- (1) These studies used a standard pre-colonoscopy regimen of polyethylene glycol (~4 liters). This will undoubtedly cause more rapid and complete bowel evacuation compared to standard regimens of lactulose.
- (2) When diluted in large volumes of water, polyethylene glycol has little effect on electrolyte levels of volume status. In contrast, agressive lactulose therapy will cause hypernatremia.
- These studies are small, so it may be premature to conclude that polyethylene glycol is definitively superior to lactulose. The following conclusions may be reasonable at this point in time:
- (1) Bowel cleansing with large-volume polyethylene glycol is used widely on patients prior to colonoscopy and is accepted to be extremely safe.
- (2) Polyethylene glycol is a reasonable and evidence-based approach to treating hepatic encephalopathy that could be superior to lactulose. If polyethylene glycol is used, it should initially be administered with a large volume of water to avoid electrolyte shifts (e.g. using a standard 3-4 liter commercial preparation as is done prior to colonoscopy).
- (3) Polyethylene glycol may be used as add-on therapy for a patient who has been started on lactulose and isn't responding adequately.
- For patients who are intubated or severely stuporous, dual therapy should immediately be initiated using a laxative (typically lactulose) plus rifaxamin.
- Combination therapy with rifaximin plus lactulose has been shown to reduce length-of-stay, compared to lactulose monotherapy (23877348; 24849268).
- Possible doses are 550 mg PO BID or 400 mg TID.
manage triggers & coexisting problems
- Mild to moderate hyponatremia is often seen upon admission (it's a common problem in the context of cirrhosis). This may sometimes function as a precipitating cause of hepatic encephalopathy.
- Lactulose alone is generally a very effective treatment for both hyponatremia and also hepatic encephalopathy (more on this here).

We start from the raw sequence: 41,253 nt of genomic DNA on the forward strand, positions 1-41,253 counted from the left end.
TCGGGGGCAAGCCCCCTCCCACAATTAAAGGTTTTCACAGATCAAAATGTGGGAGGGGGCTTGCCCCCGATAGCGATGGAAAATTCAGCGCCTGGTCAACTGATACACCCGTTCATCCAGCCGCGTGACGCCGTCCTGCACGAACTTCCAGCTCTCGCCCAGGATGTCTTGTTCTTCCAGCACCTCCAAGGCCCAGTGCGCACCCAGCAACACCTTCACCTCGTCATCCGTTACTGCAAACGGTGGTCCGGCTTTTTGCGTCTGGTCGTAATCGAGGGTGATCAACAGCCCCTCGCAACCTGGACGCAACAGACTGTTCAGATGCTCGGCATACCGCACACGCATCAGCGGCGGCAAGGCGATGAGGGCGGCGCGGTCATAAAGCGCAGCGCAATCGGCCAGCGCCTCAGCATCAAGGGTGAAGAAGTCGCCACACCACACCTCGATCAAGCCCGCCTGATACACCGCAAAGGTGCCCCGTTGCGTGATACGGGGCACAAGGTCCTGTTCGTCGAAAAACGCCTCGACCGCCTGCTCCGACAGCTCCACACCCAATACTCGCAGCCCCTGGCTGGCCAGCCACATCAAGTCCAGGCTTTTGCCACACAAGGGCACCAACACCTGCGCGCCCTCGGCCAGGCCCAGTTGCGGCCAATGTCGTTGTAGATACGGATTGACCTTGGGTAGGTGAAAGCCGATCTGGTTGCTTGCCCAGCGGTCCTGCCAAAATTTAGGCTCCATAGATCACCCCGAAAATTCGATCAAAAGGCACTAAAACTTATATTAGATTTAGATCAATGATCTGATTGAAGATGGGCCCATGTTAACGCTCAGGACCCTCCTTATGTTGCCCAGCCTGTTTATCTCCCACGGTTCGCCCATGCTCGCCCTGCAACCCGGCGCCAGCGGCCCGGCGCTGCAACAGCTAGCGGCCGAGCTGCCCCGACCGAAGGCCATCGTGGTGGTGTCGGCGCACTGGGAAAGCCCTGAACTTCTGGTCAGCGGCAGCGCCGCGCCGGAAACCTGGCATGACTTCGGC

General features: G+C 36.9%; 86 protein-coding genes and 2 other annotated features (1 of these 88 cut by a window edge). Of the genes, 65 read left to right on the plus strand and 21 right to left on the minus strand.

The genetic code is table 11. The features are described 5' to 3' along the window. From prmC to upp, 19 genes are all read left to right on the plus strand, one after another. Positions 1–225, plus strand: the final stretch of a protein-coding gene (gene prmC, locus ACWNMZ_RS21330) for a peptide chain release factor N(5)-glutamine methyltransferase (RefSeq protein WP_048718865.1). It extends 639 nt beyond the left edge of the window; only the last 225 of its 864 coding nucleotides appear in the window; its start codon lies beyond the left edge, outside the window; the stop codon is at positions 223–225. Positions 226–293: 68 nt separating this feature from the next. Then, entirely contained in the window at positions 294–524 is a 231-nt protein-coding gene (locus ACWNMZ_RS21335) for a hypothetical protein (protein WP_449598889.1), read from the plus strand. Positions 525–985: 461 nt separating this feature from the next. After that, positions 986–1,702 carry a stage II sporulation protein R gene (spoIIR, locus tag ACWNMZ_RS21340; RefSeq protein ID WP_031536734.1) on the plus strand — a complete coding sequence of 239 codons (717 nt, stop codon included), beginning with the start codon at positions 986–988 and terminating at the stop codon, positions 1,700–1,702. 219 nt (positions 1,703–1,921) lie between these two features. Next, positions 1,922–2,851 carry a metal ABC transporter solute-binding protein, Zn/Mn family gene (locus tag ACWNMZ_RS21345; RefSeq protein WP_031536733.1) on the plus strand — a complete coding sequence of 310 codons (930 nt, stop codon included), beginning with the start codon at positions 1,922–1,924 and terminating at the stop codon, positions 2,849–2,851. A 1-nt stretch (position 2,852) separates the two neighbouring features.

- Lactulose is an osmotic cathartic agent, so it removes water from the body and increases the sodium concentration.
- Hypertonic saline is generally unnecessary in this situation (unless hyponatremia is uncommonly severe).
- Commonly develops during treatment of hepatic encephalopathy as a side-effect of lactulose therapy.
- Hypernatremia must be managed aggressively (with enteral water or IV D5W), otherwise it will contribute to the patient's encephalopathy and agitation.
- More on hypernatremia management here.
- Hypokalemia may increase ammonium reabsorption by the kidneys, potentially exacerbating hepatic encephalopathy.
- (Of course, hypokalemia should be treated regardless.)
- Adequate renal function is essential to allow patients to clear toxins and emerge from encephalopathy.
- Renal function should be supported aggressively (e.g. with avoidance of nephrotoxins or volume depletion).
- If the kidney starts failing, consider aggressive support as described in the chapter on hepato-renal syndrome.
avoid sedating medications like the plague
- Patients with hepatic encephalopathy are often exquisitely sensitive to sedating medications (e.g. benzodiazepines, opioids, antipsychotics).
- For an intubated patient with hepatic encephalopathy, it is best to avoid any sedative or analgesic, except agents with extremely short half-lives (e.g., propofol or dexmedetomidine)(19394004).
- Even small doses of a long-acting sedative may delay extubation.
- One trick to facilitate extubation is to allow all other sedating medications to wash out of the patient.
- Patients who are comatose due to hepatic encephalopathy are usually very sensitive to sedation, so they often don't require much propofol to achieve comfort (they are somnolent to begin with – that's their problem).
- For patients with stable cirrhosis, a total of two grams of acetaminophen daily may be used daily for analgesia.
- (If a patient with hepatic encephalopathy can't be rendered comfortable with low-dose propofol, it's probably time for extubation.)
nutritional support & gut access